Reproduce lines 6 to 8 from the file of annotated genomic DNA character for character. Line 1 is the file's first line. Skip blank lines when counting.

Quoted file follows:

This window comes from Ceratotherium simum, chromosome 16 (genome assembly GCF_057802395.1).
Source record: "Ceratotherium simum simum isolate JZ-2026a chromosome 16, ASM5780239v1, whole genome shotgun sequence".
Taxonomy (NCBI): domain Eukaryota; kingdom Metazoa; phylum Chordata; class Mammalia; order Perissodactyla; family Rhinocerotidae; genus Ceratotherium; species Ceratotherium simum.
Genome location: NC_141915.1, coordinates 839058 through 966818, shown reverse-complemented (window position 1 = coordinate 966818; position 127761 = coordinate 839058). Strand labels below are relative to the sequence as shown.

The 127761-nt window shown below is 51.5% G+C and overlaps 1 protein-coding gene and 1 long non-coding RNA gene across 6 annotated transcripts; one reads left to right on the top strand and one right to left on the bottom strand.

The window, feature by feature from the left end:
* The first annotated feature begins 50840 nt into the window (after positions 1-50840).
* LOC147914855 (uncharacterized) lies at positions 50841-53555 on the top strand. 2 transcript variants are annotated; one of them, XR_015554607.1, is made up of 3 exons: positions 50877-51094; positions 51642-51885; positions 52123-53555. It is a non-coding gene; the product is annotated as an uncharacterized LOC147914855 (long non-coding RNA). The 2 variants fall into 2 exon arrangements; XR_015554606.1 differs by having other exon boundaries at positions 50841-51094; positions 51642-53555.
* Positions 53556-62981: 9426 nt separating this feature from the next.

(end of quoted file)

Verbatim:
The window, feature by feature from the left end:
* The first annotated feature begins 50840 nt into the window (after positions 1-50840).
* LOC147914855 (uncharacterized) lies at positions 50841-53555 on the top strand. 2 transcript variants are annotated; one of them, XR_015554607.1, is made up of 3 exons: positions 50877-51094; positions 51642-51885; positions 52123-53555. It is a non-coding gene; the product is annotated as an uncharacterized LOC147914855 (long non-coding RNA). The 2 variants fall into 2 exon arrangements; XR_015554606.1 differs by having other exon boundaries at positions 50841-51094; positions 51642-53555.